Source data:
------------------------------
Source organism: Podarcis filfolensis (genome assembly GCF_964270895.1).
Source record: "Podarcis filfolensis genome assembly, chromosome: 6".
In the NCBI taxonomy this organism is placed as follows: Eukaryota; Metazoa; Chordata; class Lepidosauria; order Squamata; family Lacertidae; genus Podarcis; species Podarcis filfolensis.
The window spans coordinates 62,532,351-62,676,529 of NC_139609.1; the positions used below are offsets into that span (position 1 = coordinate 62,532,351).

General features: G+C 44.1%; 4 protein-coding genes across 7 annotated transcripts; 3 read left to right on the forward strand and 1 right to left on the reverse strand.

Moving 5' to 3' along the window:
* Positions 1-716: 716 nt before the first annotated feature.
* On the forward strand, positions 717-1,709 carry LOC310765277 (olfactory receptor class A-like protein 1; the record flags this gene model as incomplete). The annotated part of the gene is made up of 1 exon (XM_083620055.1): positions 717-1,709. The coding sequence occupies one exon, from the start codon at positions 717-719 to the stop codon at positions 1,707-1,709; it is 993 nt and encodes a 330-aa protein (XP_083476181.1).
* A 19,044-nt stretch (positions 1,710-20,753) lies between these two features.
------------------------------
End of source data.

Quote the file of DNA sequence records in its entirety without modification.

Source organism: Podarcis filfolensis (genome assembly GCF_964270895.1).
Source record: "Podarcis filfolensis genome assembly, chromosome: 6".
In the NCBI taxonomy this organism is placed as follows: Eukaryota; Metazoa; Chordata; class Lepidosauria; order Squamata; family Lacertidae; genus Podarcis; species Podarcis filfolensis.
The window spans coordinates 62,532,351-62,676,529 of NC_139609.1; the positions used below are offsets into that span (position 1 = coordinate 62,532,351).

General features: G+C 44.1%; 4 protein-coding genes across 7 annotated transcripts; 3 read left to right on the forward strand and 1 right to left on the reverse strand.

Moving 5' to 3' along the window:
* Positions 1-716: 716 nt before the first annotated feature.
* On the forward strand, positions 717-1,709 carry LOC310765277 (olfactory receptor class A-like protein 1; the record flags this gene model as incomplete). The annotated part of the gene is made up of 1 exon (XM_083620055.1): positions 717-1,709. The coding sequence occupies one exon, from the start codon at positions 717-719 to the stop codon at positions 1,707-1,709; it is 993 nt and encodes a 330-aa protein (XP_083476181.1).
* A 19,044-nt stretch (positions 1,710-20,753) lies between these two features.